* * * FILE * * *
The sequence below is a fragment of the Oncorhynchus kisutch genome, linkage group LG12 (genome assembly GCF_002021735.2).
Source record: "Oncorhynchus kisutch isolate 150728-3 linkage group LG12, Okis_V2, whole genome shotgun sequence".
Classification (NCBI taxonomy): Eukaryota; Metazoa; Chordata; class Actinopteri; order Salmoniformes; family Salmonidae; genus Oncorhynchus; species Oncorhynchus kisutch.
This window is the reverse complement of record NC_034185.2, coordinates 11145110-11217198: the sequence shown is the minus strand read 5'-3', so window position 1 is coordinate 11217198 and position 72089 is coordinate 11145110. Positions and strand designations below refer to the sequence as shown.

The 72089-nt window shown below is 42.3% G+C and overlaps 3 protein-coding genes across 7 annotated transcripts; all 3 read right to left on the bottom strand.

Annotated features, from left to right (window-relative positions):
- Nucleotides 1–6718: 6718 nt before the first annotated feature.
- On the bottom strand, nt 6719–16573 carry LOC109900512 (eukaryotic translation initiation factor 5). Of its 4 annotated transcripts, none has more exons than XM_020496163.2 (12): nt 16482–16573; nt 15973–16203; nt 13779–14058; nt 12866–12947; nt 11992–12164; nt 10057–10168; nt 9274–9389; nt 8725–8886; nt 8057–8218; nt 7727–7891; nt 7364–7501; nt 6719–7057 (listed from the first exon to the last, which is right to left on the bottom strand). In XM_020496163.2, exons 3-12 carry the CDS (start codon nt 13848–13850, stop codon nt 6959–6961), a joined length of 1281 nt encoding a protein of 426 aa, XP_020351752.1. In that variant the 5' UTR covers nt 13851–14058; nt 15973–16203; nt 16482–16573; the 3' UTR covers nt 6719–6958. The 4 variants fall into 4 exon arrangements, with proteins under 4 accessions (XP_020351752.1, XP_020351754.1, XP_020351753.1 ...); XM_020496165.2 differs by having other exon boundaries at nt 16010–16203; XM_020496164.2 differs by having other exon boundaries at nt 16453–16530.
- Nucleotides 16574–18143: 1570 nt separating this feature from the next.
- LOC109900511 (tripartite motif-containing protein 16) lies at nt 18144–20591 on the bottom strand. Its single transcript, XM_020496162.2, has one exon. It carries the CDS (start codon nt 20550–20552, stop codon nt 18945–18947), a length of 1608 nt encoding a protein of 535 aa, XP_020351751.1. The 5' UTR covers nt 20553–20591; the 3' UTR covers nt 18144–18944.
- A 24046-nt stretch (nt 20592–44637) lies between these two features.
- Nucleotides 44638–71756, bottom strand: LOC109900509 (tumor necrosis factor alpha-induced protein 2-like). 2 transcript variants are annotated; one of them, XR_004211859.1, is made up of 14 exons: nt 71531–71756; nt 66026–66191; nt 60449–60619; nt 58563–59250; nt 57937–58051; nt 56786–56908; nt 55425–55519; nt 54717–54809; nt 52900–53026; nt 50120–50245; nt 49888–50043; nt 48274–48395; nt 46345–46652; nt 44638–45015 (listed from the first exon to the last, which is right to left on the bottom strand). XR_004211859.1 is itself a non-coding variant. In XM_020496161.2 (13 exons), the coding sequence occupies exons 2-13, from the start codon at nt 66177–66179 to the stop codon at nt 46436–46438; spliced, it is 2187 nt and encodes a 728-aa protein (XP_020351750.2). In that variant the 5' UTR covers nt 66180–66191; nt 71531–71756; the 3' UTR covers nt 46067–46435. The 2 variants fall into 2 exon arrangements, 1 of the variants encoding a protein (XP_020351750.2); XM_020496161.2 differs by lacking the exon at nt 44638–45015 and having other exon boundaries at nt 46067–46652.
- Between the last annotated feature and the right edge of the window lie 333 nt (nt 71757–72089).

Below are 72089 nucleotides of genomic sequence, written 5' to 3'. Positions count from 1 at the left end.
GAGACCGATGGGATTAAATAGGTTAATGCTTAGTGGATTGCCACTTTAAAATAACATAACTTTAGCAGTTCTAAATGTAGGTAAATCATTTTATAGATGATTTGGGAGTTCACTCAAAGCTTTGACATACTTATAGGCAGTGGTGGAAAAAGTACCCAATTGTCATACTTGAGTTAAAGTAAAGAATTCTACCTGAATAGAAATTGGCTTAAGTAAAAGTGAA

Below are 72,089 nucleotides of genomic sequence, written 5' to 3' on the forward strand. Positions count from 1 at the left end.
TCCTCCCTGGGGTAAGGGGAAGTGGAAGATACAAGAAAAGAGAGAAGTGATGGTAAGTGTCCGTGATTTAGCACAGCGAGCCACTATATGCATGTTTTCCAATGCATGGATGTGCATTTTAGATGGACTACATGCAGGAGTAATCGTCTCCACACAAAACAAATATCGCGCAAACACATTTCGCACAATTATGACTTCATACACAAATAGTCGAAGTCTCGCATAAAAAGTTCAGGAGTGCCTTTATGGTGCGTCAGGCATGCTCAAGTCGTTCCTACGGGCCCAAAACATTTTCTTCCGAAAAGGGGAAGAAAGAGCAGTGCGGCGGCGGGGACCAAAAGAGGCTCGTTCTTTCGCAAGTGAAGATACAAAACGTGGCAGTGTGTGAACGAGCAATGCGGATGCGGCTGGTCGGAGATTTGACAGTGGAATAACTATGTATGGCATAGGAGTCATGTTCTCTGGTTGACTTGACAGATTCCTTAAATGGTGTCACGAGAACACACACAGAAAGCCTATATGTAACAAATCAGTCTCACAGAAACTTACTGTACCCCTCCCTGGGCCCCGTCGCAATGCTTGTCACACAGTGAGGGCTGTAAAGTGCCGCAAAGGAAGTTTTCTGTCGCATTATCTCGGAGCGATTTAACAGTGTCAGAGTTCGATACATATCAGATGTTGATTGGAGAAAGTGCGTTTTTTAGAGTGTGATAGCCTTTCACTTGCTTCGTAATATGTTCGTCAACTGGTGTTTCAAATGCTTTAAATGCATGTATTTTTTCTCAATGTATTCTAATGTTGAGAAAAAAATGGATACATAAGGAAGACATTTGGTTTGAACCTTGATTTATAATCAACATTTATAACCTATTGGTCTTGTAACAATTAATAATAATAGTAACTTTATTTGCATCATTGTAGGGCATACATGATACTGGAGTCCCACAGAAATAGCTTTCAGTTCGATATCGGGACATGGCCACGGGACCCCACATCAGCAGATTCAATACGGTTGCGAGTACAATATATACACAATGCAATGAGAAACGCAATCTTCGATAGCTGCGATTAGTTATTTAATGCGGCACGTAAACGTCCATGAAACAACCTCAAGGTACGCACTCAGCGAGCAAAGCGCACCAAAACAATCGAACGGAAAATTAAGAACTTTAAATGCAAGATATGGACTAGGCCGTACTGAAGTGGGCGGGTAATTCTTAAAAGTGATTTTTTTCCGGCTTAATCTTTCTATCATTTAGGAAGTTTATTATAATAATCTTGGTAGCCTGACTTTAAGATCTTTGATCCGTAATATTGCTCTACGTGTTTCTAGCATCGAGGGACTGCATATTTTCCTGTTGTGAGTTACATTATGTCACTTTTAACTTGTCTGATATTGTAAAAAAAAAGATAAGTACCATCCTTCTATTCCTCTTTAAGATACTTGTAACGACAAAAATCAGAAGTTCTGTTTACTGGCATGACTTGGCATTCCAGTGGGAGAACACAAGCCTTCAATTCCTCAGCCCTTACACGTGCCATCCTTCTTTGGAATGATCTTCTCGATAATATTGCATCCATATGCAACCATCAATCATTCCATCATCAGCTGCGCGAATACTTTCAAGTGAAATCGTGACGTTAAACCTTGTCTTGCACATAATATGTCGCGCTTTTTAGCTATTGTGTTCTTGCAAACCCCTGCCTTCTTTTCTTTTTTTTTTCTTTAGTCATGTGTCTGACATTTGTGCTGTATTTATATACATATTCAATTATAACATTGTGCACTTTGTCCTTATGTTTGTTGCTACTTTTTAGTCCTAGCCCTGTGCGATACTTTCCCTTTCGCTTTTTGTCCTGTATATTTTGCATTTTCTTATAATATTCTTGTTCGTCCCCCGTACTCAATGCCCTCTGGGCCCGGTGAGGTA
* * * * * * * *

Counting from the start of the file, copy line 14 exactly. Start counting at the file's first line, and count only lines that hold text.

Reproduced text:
Below are 72089 nucleotides of genomic sequence, written 5' to 3'. Positions count from 1 at the left end.